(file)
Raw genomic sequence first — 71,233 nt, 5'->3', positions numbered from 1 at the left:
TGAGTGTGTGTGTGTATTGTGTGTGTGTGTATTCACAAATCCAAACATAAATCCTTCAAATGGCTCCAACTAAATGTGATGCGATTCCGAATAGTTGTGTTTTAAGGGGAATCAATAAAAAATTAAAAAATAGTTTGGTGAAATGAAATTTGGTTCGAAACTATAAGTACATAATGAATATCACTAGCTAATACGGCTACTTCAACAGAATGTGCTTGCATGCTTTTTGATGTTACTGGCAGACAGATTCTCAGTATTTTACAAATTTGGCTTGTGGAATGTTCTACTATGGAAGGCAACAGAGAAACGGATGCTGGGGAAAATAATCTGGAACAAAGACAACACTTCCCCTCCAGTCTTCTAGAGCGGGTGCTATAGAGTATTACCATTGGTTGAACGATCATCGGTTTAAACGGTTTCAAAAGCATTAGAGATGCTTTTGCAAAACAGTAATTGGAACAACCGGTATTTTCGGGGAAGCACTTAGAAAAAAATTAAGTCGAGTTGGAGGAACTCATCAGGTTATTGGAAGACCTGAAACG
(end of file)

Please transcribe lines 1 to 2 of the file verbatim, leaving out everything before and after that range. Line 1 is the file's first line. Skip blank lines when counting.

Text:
Raw genomic sequence first — 71,233 nt, 5'->3', positions numbered from 1 at the left:
TGAGTGTGTGTGTGTATTGTGTGTGTGTGTATTCACAAATCCAAACATAAATCCTTCAAATGGCTCCAACTAAATGTGATGCGATTCCGAATAGTTGTGTTTTAAGGGGAATCAATAAAAAATTAAAAAATAGTTTGGTGAAATGAAATTTGGTTCGAAACTATAAGTACATAATGAATATCACTAGCTAATACGGCTACTTCAACAGAATGTGCTTGCATGCTTTTTGATGTTACTGGCAGACAGATTCTCAGTATTTTACAAATTTGGCTTGTGGAATGTTCTACTATGGAAGGCAACAGAGAAACGGATGCTGGGGAAAATAATCTGGAACAAAGACAACACTTCCCCTCCAGTCTTCTAGAGCGGGTGCTATAGAGTATTACCATTGGTTGAACGATCATCGGTTTAAACGGTTTCAAAAGCATTAGAGATGCTTTTGCAAAACAGTAATTGGAACAACCGGTATTTTCGGGGAAGCACTTAGAAAAAAATTAAGTCGAGTTGGAGGAACTCATCAGGTTATTGGAAGACCTGAAACG